abstract = "Hepatitis C virus (HCV) infection is a leading cause of liver transplantation and there is an urgent need to develop therapies to reduce rates of HCV infection of transplanted livers. Approved therapeutics for HCV are poorly tolerated and are of limited efficacy in this patient population. Human monoclonal antibody HCV1 recognizes a highly-conserved linear epitope of the HCV E2 envelope glycoprotein (amino acids 412-423) and neutralizes a broad range of HCV genotypes. In a chimpanzee model, a single dose of 250 mg/kg HCV1 delivered 30 minutes prior to infusion with genotype 1a H77 HCV provided complete protection from HCV infection, whereas a dose of 50 mg/kg HCV1 did not protect. In addition, an acutely-infected chimpanzee given 250 mg/kg HCV1 42 days following exposure to virus had a rapid reduction in viral load to below the limit of detection before rebounding 14 days later. The emergent virus displayed an E2 mutation (N415K/D) conferring resistance to HCV1 neutralization. Finally, three chronically HCV-infected chimpanzees were treated with a single dose of 40 mg/kg HCV1 and viral load was reduced to below the limit of detection for 21 days in one chimpanzee with rebounding virus displaying a resistance mutation (N417S). The other two chimpanzees had 0.5-1.0 log10 reductions in viral load without evidence of viral resistance to HCV1. In vitro testing using HCV pseudovirus (HCVpp) demonstrated that the sera from the poorly-responding chimpanzees inhibited the ability of HCV1 to neutralize HCVpp. Measurement of antibody responses in the chronically-infected chimpanzees implicated endogenous antibody to E2 and interference with HCV1 neutralization although other factors may also be responsible. These data suggest that human monoclonal antibody HCV1 may be an effective therapeutic for the prevention of graft infection in HCV-infected patients undergoing liver transplantation.",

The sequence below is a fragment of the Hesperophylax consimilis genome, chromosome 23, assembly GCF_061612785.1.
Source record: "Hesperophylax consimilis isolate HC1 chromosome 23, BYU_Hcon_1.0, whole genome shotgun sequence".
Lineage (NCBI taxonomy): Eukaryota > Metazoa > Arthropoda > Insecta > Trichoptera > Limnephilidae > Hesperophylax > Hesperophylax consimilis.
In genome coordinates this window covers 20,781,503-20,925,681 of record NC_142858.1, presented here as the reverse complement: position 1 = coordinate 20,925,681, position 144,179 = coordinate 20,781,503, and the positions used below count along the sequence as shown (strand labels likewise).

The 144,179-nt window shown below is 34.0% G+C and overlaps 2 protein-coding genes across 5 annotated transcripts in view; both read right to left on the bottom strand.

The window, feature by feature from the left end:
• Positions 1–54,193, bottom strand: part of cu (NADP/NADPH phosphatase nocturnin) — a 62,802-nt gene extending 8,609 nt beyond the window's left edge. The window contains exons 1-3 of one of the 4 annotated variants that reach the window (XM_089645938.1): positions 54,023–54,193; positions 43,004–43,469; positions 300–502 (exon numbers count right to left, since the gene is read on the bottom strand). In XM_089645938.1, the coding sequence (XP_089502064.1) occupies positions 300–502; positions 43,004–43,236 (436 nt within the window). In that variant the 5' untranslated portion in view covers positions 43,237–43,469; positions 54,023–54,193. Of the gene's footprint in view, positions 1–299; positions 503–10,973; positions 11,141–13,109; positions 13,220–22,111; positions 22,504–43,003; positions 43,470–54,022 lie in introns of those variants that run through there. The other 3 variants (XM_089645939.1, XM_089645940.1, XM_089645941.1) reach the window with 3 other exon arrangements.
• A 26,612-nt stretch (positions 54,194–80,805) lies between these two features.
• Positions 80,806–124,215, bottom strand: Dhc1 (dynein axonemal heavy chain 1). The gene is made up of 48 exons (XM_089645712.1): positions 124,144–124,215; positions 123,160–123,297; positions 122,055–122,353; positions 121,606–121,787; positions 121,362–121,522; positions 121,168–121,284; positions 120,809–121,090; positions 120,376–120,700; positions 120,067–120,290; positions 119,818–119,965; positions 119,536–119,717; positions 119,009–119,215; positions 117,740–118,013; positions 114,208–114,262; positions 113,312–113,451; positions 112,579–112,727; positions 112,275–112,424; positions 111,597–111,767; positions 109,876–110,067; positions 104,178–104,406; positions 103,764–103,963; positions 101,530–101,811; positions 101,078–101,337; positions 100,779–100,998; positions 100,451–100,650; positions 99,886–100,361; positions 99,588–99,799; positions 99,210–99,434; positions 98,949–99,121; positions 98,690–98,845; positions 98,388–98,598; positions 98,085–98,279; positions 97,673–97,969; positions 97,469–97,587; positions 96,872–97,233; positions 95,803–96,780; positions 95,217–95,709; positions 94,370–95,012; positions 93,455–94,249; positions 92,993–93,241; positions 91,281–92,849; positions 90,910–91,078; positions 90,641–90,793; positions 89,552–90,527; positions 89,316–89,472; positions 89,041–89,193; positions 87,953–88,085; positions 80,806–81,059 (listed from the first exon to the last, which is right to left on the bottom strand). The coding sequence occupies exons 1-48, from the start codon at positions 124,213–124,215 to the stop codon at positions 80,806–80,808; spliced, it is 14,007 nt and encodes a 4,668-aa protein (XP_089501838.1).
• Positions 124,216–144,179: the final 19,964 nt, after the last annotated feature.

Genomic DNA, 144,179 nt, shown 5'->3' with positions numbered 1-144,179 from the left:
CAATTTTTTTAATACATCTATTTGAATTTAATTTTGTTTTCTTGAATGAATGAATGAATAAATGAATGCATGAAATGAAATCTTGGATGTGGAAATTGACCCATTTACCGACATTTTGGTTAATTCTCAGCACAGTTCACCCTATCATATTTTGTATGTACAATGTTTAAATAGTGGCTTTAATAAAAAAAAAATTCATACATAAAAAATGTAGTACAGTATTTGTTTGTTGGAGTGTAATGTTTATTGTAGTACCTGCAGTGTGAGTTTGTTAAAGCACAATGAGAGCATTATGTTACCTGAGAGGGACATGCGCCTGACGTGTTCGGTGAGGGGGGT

author = "Morin, {Trevor J.} and Broering, {Teresa J.} and Leav, {Brett A.} and Blair, {Barbra M.} and Rowley, {Kirk J.} and Boucher, {Elisabeth N.} and Yang Wang and Cheslock, {Peter S.} and Michael Knauber and Olsen, {David B.} and Ludmerer, {Steve W.} and G. Szab{\'o} and Finberg, {Robert W.} and Purcell, {Robert H.} and Lanford, {Robert E.} and Ambrosino, {Donna M.} and Molrine, {Deborah C.} and Babcock, {Gregory J.}",